Since I first founded Avvir I’ve gotten one question so often that I felt it worthwhile to answer it in writing. I’m a bioengineer by training, with a particular interest in neural engineering and brain computer interfaces. How then, I’m asked, did I come to start a company in the construction tech sector? It’s a fair question, and one which there’s a pretty simple answer for. But the surprised tone with which people ask the question always bothers me a little. It seems to speak to a widely held belief that a “good” career is a linear one, with few twists or turns, and it implies that we expect people and their interests to fit into neat little boxes.
Before I dive into that though, let me answer the question. I pursued bioengineering because I’ve always been passionate about brain computer interfaces. The idea that we might harness signals from the brain and use them to control electronic devices was and always has been, for me, the apotheosis of all of science fiction. I went to a liberal arts college though, so to get some engineering experience I applied to an internship at Carnegie Mellon University’s Robotics Institute.
I was assigned to work in a robotics lab that was researching applications in civil engineering. That summer I learned all about point clouds, structure from motion, photogrammetry and various construction processes. I learned about the importance of reality capture and how robotics and computer vision fit into that space. And I thought that was it, one interesting summer in civil engineering was all it was.
I attended grad school at the University of Pennsylvania for a PhD in bioengineering, following the plan I had set for myself in high school. However, while in grad school I discovered that though I loved bioengineering, I loved entrepreneurship more. I had entered a business plan competition at Penn that asked us to create a business case for drones being developed at the University. That competition took over my life, and kept my interest far more than my classes ever did.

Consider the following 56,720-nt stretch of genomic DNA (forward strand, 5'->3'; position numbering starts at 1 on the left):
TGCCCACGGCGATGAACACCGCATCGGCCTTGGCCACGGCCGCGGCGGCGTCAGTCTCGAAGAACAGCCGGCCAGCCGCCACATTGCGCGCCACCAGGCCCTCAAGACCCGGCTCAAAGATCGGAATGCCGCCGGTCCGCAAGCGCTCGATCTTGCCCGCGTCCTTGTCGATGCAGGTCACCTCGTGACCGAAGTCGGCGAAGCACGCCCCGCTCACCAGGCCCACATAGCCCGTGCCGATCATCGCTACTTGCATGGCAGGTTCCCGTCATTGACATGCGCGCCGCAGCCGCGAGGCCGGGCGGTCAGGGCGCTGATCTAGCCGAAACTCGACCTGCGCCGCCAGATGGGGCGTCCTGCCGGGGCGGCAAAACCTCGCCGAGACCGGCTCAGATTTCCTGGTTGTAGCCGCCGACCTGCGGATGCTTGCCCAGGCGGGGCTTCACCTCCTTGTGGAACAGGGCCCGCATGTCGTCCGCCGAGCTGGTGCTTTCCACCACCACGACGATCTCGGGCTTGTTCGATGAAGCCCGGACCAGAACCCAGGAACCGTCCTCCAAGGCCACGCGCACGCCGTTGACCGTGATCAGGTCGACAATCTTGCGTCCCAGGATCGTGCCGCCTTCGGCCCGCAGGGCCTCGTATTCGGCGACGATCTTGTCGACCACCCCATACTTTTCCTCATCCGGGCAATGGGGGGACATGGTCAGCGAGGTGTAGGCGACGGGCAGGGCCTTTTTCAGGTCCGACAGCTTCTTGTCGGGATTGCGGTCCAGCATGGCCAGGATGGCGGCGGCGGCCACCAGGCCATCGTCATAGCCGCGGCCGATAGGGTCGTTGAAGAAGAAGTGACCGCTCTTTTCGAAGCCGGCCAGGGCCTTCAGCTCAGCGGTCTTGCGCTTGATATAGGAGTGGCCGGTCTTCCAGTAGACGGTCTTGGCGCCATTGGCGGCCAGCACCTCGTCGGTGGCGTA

My business plan was inspired by my time at CMU. I built a business case around drones with laser scanners capturing the reality of construction sites. We came in second place. As much as I loved the idea of turning that idea into a business right then and there, I was terrified of what that actually entailed. I knew nothing about starting a company. I did know research wasn’t for me though so I took my masters degree and began a career in product management.
For three years I’ve worked as a product manager at different software development agencies, all the while toying with the idea of starting my own company. I realized though that for me to be engaged in a startup for the long haul, it had to tackle some big difficult problem. It also had to be doable. As I played around with different ideas I kept coming back to the business plan I wrote in grad school. I knew if I was going to pull it off though, I’d need help. I called up my old advisor at CMU and asked him what he was up to. It turned out he was living in San Francisco and exploring the idea of starting a company. I told him I had the same though and he asked me to join him. I agreed.